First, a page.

With an identity graph, the data itself continues to reside in separate systems and can be queried to create a current view of the data, including to account for any changes.
In other words, while a customer profile allows you to resolve multiple identities into a single, consolidated identity, the identity graph allows you to associate — but not consolidate — multiple identities with one master ID.
For first-party data to be unified and actionable across disparate systems and for different programs (e.g., advertising, direct mail), the best home for a single source of identity truth is a profile, as it can be readily utilized by an identity graph for certain use cases.
The role of identity in modern marketing
The rise of digital channels where consumers engage with brands — on websites, mobile apps, social platforms, etc. — drove the creation of solutions where marketers can recognize people by all their different proxies.
Then, marketers' wanted to stitch all of the proxies together into one because it improves business results. Identity is an essential pillar of marketing today.
Customer identity plays a variety of roles within marketing, contingent upon:
The type of identifier used to distinguish one person from another. A cookie ID and an email address are fundamentally different identifiers, both functionally and in terms of privacy and value to the marketer.
Where the data is collected and how it will be used. First-party data and third-party data both use identity but cannot always be used in tandem (e.g. DMPs have to use pseudonymous identifiers and anonymization techniques to prevent co-mingling data collected for different purposes). Compliance with data collection laws and regulations such as GDPR also influence this.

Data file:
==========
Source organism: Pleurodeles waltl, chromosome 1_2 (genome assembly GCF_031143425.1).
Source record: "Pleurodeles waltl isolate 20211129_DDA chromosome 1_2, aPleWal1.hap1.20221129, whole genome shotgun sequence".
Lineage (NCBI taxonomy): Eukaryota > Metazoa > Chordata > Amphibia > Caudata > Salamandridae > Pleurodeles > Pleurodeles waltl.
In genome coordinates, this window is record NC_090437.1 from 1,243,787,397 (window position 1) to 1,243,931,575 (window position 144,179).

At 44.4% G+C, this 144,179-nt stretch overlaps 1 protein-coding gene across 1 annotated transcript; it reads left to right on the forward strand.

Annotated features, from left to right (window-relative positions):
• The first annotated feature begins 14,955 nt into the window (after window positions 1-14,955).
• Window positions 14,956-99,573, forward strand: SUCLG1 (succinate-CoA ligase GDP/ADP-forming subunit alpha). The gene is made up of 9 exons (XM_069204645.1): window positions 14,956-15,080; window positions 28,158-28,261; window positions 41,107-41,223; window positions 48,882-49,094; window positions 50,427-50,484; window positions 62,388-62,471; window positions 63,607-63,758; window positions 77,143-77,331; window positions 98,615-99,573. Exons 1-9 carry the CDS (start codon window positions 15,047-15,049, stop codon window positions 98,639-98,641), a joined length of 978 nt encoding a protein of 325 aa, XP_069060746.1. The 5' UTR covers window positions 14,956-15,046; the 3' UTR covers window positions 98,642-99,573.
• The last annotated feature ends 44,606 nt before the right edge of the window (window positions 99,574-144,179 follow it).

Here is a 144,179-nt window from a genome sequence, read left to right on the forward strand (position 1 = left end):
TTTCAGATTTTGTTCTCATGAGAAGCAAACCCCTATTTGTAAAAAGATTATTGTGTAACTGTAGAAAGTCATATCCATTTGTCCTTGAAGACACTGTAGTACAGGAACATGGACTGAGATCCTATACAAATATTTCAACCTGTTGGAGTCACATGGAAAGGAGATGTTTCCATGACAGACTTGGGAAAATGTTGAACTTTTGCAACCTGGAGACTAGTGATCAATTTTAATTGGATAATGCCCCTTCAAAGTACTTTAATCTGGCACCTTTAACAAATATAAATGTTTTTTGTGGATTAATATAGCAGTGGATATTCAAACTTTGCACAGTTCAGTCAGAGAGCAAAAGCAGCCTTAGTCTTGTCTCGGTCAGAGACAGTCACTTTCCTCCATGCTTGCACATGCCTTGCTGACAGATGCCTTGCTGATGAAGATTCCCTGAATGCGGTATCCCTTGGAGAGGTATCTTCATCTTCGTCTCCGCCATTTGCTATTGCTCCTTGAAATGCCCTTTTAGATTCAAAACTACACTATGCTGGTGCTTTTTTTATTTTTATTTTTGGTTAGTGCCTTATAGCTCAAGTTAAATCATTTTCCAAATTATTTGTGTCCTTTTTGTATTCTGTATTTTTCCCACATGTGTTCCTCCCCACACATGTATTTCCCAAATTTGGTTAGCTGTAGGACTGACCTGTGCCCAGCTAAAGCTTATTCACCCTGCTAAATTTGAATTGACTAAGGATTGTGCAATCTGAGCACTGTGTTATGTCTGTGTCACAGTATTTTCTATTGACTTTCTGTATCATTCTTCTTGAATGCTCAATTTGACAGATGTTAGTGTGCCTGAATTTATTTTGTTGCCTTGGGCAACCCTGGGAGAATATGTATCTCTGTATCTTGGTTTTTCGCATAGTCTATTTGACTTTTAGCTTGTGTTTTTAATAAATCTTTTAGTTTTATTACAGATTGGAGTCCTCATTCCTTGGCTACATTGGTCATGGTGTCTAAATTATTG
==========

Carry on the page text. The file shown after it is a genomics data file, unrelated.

Matching techniques and use cases. Fuzzy or probabilistic matching is, by definition, an imperfect science. Match rates between one dataset and another vary widely and can be difficult to test if the matching dataset is a third-party black box. Deterministic matches are more precise but happen less frequently because of a higher threshold for the data. Each has its purpose but should be considered in the context of how you will use the data. You can tolerate less precision for a massive acquisition ad campaign. Imprecision, though, would spoil a campaign that targets a unique attribute of a small set of individuals with a particularly high value and specific set of traits.
Identifying the right identity solution
I spoke during a recent LiveRamp RampUp panel discussion, “Three Flavors of Identity Solutions.” The question at the heart of the session: Do marketers go with a CDP, an onboarding solution, or a graph (i.e., an identity or device graph)?
My answer? It depends on what you’re trying to do, but here's a good rule of thumb:
Identity or device graph: Anonymous or anonymized, graphs focus on tracking across digital and addressable channels.
Onboarding solution: Onboarding is most effective for improving advertising campaigns by starting with first-party data and matching based on attributes available in paid channels.
Customer data platform: With persistent profiles, CDPs unify all first-party customer data and associated identifiers, which you can then activate in a variety of marketing applications — for measurement, campaign orchestration, personalization, et cetera.
Watch our on-demand webinar on customer identity to learn how you can improve your cross-channel engagement efforts with a pure-play CDP like BlueConic.